Hi Julien, I do not have the time to read, understand and debate about your proposal. And actually, I don't want to. (Even though I could also write a very long mail explaining why the current code is better than the old one and allows many more things like a global call button for example).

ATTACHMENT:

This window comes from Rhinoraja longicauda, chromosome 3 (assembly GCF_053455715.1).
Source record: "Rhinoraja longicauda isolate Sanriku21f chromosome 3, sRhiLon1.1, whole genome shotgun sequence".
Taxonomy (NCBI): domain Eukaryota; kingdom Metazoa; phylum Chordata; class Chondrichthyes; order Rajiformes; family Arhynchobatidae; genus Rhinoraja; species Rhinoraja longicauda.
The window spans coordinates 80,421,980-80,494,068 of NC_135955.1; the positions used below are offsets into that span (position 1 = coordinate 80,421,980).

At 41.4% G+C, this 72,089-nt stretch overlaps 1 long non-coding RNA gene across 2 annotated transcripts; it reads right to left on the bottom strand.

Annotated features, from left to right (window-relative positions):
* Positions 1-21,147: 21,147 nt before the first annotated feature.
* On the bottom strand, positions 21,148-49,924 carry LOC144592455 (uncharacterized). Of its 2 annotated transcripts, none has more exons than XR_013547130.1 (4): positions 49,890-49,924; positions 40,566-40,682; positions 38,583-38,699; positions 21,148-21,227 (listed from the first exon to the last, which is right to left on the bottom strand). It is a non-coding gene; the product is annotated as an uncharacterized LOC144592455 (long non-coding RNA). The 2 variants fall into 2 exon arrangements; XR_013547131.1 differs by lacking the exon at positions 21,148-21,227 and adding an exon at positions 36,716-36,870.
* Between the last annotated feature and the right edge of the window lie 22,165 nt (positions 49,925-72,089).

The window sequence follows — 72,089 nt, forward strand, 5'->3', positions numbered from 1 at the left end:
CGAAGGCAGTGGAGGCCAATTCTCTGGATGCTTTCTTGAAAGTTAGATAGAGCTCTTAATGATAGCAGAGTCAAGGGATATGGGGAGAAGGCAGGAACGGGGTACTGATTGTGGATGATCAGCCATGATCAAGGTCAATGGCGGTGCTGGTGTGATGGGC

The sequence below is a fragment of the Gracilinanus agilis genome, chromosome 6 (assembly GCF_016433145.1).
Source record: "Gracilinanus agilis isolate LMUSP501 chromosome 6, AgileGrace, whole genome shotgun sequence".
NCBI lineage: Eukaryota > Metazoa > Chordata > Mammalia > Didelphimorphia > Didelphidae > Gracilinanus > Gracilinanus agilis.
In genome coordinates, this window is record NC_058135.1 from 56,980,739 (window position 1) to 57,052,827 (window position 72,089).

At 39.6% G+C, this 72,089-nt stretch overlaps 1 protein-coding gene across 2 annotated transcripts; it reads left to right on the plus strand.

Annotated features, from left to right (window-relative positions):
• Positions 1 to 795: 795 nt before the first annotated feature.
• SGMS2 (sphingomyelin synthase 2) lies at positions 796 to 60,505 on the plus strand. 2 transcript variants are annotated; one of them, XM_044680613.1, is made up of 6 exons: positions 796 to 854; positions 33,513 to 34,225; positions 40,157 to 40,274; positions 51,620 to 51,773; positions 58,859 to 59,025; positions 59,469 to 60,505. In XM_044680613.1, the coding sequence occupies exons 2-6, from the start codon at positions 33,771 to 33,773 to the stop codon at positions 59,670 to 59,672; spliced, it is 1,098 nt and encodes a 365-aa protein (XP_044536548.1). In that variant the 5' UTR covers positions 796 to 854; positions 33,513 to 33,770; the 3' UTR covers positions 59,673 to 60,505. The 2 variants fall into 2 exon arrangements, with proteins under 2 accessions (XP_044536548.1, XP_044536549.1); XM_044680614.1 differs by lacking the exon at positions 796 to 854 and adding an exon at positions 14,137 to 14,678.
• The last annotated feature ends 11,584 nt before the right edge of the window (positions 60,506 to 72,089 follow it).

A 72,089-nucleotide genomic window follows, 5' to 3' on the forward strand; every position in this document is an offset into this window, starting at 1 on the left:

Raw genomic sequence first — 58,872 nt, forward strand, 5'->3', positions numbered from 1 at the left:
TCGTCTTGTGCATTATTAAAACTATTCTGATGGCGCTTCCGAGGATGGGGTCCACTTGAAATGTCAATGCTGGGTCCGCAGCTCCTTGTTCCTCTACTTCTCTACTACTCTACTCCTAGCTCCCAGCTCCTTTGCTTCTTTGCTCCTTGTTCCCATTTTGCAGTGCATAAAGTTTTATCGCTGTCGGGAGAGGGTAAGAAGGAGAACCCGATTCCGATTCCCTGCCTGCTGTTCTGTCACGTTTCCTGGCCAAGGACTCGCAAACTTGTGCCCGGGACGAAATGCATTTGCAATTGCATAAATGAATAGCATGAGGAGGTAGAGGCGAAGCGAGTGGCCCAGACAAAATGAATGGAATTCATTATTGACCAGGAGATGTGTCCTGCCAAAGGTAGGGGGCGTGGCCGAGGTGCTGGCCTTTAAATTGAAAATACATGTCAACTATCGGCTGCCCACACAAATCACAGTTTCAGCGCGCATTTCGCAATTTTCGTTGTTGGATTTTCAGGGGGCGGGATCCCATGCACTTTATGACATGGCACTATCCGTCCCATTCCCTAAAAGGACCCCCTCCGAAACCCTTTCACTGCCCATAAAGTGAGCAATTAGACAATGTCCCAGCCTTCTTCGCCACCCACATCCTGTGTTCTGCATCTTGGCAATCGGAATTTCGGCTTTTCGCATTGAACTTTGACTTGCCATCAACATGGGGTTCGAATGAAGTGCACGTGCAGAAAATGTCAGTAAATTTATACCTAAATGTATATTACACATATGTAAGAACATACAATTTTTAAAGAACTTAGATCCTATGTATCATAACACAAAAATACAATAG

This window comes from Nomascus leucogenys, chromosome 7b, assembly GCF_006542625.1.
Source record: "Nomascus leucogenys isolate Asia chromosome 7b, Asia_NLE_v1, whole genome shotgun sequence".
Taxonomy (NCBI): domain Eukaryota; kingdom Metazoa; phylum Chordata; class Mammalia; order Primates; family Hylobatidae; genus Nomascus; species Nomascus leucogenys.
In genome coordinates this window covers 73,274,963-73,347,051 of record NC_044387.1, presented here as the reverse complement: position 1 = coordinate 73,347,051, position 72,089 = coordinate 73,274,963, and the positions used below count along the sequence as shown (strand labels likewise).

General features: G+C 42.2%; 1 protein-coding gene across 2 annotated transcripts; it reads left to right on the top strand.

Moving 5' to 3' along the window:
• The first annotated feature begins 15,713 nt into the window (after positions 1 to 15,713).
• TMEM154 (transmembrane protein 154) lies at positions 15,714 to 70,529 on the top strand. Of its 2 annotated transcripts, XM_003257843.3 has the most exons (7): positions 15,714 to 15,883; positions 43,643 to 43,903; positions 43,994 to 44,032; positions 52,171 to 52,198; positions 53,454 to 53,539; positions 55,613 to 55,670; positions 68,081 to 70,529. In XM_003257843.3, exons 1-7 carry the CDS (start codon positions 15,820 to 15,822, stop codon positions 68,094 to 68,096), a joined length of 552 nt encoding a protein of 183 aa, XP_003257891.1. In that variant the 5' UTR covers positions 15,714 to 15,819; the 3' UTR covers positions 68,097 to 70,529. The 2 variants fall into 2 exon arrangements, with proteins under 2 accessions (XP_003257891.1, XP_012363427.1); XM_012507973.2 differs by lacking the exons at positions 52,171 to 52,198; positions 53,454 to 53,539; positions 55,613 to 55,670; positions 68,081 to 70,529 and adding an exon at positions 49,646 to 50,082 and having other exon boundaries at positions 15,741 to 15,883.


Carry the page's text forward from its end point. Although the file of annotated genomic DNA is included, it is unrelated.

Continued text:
If you disagree with the current code and approach, you will have to live with it, because I do not want any change and I am the maintainer. I have the final word. Sorry if I look rude or if I act as a dictator because I don't want to, but it is for my own sanity. Damien Le mercredi 14 janvier 2015 à 11:56 +0100, Julien Puydt a écrit : > Hi, > > > this mail starts by explaining why I chose to make Ekiga::LiveObject > have a single populate_menu taking an Ekiga::MenuBuilder method, instead > of having the action system as now found in lib/engine/action, and > comments (and questions and ideas) on that new system. > > > When I wrote the menu builder code, one of the things I wanted was make > sure that providing actions would be *simple*, and indeed : > > 1. if you only need to add a few actions, it is mostly trivial (look at > evolution-book.cpp's populate_menu : for a single action, there are very > few lines!) ; > > 2. if you don't provide the actions yourself, it is also easy to > accumulate the actions of various sources : just pass the builder around. > > > This is why the live object pushes what can be done (calls add_action, > etc on the menu builder), rather than the gui pulling it (calls some > get_action). That way most of the api is in Ekiga::MenuBuilder (which > has few implementations, but rich ones) and not Ekiga::LiveObject (which > has many, and shouldn't be rich : when you write an evolution book, you > want to spend your time writing how to interact with it, not writing > boilerplate to create objects). > > > Another goal was to make it easy to extend ; the first version of > Ekiga::MenuBuilder had only the add_action method : add_separator and > add_ghost were added later. And adding them was rather trivial! I just > added them to the base class, which of course directly broke the > MenuBuilderGtk class (the compiler complained and made a todo-list)... > but *nothing else*. Again, because the api was in Ekiga::MenuBuilder and > not Ekiga::LiveObject. > > > I could have gone with a framework similar to other parts of the engine > with an abstract Ekiga::Actionnable and an Ekiga::ActionnableImpl > duality, which would have had quite nice properties too (with respect to > using the compiler to detect problems, for exemple -- see my other > mail), but that would have made things too complex for something which I > wanted as dynamic as possible. Indeed, I thought we could have objects > which would provide some actions in some cases, and others in other > cases -- and switching would happen in the snap of fingers during > runtime! So with a several-methods framework, that would have given > complex code, while the menu builder trick makes it easy : check the > state at the start of your populate_menu implementation, and build your > menu accordingly! > > > There is still something in common with the abstract+Impl I would like > to mention : the idea that the base doesn't provide anything and hence > doesn't get in the way, but that other things can come in and allow one > to be lazy. For example, if you want to trigger a "call" action on an > Ekiga::LiveObject, but nothing if it doesn't, you can use the > Ekiga::Activator implementation of Ekiga::MenuBuilder. See > menu-builder-tools.h for other examples. You don't have to use them, but > they're available. And it's easy to come up with other such tools, and > trivial to *combine* them. > > > Now, here is what I notice when reading the lib/engine/action/ framework > code : > > 1. The Ekiga::ActionProvider class definitely looks like the > Ekiga::LiveObject : it doesn't have a populate_menu getting an > Ekiga::MenuBuilder, but a pull_actions getting an Ekiga::ActionStore, > but really it's the same idea ! So the menu builder idea is built right > inside the new action framework... > > 2. The Ekiga::ActionStore class is dumb (a dead list) when > Ekiga::MenuBuilder is smart (either directly or by composition, see > above), and I fear that will limit the features at one point. > > 3. The Ekiga::Action class is both too smart (as everything is already > implemented and fixed) and too dumb (it's a struct turned into a class > with direct accessors added to make up for the change). Again, that > might hinder us at one point. I would suggest making Ekiga::Action > purely abstract and providing an Ekiga::SimpleAction for a trivial > implementation. > > 4. Where are the separators ? Ekiga::ActionStore will not allow us to > add those... and if we do, we'll end up with an Ekiga::MenuBuilder under > another name... > > 5. I guess the ghosts actions of Ekiga::MenuBuilder are just disabled > actions (but they still need a callback -- Ekiga::Action has a single > ctor!)... > > 6. I don't get the point of the 'activated' signal of actions. An action > asks an object to do something, and actually doing something should > trigger a signal : the gui should react to changes (the contact was > removed) not to would-be-changes (the user clicked to remove the contact). > > 7. Ekiga::Actor has add_action methods... that is very wrong : the > Foo::Bar objects knows what it's able to do, you don't dictate its conduct. > > 8. Ekiga::Actor has signals for when an action is enabled/disabled which > just transmit what happens to the actions, and > action_added/action_removed to know how the list evolves, and that's good. > > 9. Ekiga::Actor should also have an 'updated' signal which is triggered > when any of the above happens. The idea is that a dumb gui which just > regenerates itself when anything changes will only listen to that one > signal. And if we add new signals, which also trigger 'updated', it will > still work. That is a problem I have noticed with signals when designing > the engine : because they don't go through the inheritance hierarchy, > you can't use the compiler to notify you about all the places where you > probably should handle a new signal you just added in the base class... > In fact, that's why the observer design pattern exists ; but I find it > makes the code too complex for what it brings to the table : better have > as few signals as possible, and have one of them a catch-all. > > 10. Looking in ldap-book.cpp, I see that instead of a fire-and-forget > situation where populate_menu creates actions and they may disappear at > any point, a live object has a set of actions which are long-lived, > created in the constructor and kept afterwards. That's an interesting > take, but : how do we make clear that some actions are related to others > (in the loudmouth presentity, there are actions to manage the presence > subscription, they should be shown together), and how do we point to > some actions as more important (for a loudmouth presentity, the action > to start/continue a chat is more important than the presence > subscriptions) ? Since we don't push things around (they get pulled), I > don't see how to put a hierarchy in the actions! > > 11. URIActionProvider is just another name and implementation for > PresentityDecorator... just like in point 1, we get the same idea under > a different name... > > > So basically (emacs' org mode shows it better) : > | Before | After | Variation > | > |-------------------+---------------------+----------------------------------------------| > | LiveObject | Actor | not abstract (fragile) > | > | MenuBuilder | ActionStore | lost hierarchy of actions > (separators | > | (nothing) | Action | more code (struct with > getters and setters!) | > | URIActionProvider | PresentityDecorator | none > | > > > I think I can claim the new code is not simpler, quite the contrary... > > Snark > _______________________________________________ > ekiga-devel-list mailing list > firstname.lastname@example.org > https://mail.gnome.org/mailman/listinfo/ekiga-devel-list -- Damien SANDRAS Ekiga Project http://www.ekiga.org